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Tuesday, February 19, 2013
February 19, 2013 News Read
By Andrew Walden @ 6:04 PM :: 4826 Views

Gays Threaten Expulsion of 11 Democrat Legislators

Mitsunaga Names Names, Slams UH for Favoritism Towards Kobayashi

Lingle: Hawaii Republican Party is Thriving

Wells Fargo: Hawaii to be Hardest Hit by Defense Cuts

Bipartisan Bills present opportunity for Hawaii Jones Act LNG Ship Exemption

$45B Project: Alaska Plans 800 Mile LNG Pipeline

Residences at Aina Haina: Jeff Stone's Plans in Wailupe Valley Opposed

Six States Consider Assisted Suicide

HawaiiFreePress: 20,001 Tweets -- 5,001 Followers

Navy Saves $35M By Cancelling Pearl Harbor Work

SA: The Russell left Pearl Harbor for the last time Jan. 3, and its Hawaii-based crew finished taking over the Halsey in San Diego in late January. The crew pulled into Pearl Harbor with the replacement destroyer last week.

Halsey's arrival at Pearl Harbor, a key location in the Navy's re-balance of forces to the Pacific, comes at a time of planned surface ship retirements here.

The Navy recently announced it was canceling at least 24 ship repair jobs across the country — the Russell among them — because Congress hasn't approved an appropriation bill for the 2013 fiscal year, which ends Sept. 30.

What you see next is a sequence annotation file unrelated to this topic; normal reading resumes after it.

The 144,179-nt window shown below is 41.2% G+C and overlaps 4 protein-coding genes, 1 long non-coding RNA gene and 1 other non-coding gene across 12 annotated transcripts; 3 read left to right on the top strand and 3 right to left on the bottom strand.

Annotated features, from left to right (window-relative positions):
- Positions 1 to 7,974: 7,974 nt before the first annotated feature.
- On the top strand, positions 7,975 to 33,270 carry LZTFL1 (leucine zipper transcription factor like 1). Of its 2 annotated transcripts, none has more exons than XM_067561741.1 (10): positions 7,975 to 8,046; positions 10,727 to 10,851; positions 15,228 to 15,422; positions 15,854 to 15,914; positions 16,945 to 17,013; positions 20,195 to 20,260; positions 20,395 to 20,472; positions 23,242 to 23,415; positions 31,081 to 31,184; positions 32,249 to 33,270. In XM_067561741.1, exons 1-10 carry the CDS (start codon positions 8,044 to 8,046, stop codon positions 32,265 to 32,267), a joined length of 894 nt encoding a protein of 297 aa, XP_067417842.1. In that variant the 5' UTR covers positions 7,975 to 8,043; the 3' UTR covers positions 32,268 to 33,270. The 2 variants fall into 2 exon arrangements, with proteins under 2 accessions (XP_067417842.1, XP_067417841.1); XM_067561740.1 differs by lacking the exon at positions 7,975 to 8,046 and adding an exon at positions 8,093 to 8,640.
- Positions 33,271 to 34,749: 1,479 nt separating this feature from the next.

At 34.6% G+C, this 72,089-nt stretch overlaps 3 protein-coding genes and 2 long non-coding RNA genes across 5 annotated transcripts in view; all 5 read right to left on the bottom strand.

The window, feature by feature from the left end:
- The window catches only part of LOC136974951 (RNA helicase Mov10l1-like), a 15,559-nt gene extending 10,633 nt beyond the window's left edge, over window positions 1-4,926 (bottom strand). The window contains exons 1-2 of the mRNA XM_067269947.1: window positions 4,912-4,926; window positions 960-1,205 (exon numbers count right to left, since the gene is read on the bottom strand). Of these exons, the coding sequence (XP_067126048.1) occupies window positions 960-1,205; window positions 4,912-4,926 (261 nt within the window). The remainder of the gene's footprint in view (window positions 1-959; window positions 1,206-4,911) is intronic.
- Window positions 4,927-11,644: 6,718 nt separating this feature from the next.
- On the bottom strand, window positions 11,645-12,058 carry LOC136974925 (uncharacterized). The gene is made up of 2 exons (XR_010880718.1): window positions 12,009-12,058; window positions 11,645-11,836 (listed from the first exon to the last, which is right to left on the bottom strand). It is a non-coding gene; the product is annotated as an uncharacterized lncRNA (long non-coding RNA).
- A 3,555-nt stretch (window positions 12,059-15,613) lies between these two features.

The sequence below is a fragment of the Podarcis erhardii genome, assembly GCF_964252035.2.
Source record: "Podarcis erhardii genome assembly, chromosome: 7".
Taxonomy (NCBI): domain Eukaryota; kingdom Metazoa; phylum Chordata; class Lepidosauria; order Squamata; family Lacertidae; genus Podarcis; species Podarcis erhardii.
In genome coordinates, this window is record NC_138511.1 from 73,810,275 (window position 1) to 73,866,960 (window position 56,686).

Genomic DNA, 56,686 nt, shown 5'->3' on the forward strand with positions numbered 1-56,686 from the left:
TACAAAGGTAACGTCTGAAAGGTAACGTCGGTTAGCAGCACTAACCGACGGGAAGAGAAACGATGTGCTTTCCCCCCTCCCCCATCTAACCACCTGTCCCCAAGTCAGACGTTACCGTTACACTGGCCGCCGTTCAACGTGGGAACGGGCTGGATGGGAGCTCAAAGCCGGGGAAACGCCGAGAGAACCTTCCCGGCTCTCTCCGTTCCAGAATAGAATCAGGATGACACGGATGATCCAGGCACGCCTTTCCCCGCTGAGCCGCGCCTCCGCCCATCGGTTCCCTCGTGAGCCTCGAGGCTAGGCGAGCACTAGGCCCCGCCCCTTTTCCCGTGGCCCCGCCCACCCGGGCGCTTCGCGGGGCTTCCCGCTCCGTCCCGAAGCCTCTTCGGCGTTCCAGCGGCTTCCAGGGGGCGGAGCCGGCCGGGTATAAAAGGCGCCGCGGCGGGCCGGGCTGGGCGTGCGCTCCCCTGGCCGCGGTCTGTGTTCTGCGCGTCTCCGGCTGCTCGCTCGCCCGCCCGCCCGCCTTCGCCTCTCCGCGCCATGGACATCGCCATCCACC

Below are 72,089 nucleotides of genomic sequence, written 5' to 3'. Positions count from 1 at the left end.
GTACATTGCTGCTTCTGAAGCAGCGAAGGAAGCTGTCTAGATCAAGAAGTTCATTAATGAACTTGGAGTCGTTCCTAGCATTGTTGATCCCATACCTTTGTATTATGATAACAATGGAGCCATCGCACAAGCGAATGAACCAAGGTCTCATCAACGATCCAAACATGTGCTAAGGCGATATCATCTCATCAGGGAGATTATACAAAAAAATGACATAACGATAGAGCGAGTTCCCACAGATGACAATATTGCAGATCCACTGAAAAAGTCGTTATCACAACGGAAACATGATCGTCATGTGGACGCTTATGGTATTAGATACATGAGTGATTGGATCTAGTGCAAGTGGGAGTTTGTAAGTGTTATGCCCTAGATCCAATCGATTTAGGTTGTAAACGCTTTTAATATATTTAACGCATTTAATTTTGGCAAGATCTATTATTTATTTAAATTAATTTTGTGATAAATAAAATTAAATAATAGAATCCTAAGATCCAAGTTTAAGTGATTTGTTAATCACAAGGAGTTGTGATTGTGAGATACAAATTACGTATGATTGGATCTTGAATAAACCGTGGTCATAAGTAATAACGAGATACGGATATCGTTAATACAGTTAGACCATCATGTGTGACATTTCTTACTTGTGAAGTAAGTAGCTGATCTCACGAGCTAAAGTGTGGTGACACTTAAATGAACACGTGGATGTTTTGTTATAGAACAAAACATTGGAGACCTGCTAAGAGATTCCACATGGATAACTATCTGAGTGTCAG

The Defense Department said it has operated at lower 2012 funding levels under a continuing resolution, leaving a budget shortfall for the remainder of the fiscal year.

The Navy said it was also canceling a $35 million repair of the destroyer USS Chafee at the Pearl Harbor Naval Shipyard.

Sequestration, meanwhile, would force the military to make $500 billion in additional cuts through 2021 if Congress doesn't take any steps by March 1….

The $200 million modernization of the Russell had been planned for this fiscal year at Pearl Harbor, but because the work could be done for $35 million less in San Diego, the ship was moved there, officials said.

read … Budget shortage blocks ship's renovation

Looking for Campaign Cash, Schatz names executives as ‘community liaisons’ for Senate office

PBN: • Kauai: Clyde Kodani, president and CEO of Kodani & Associates Engineers LLC;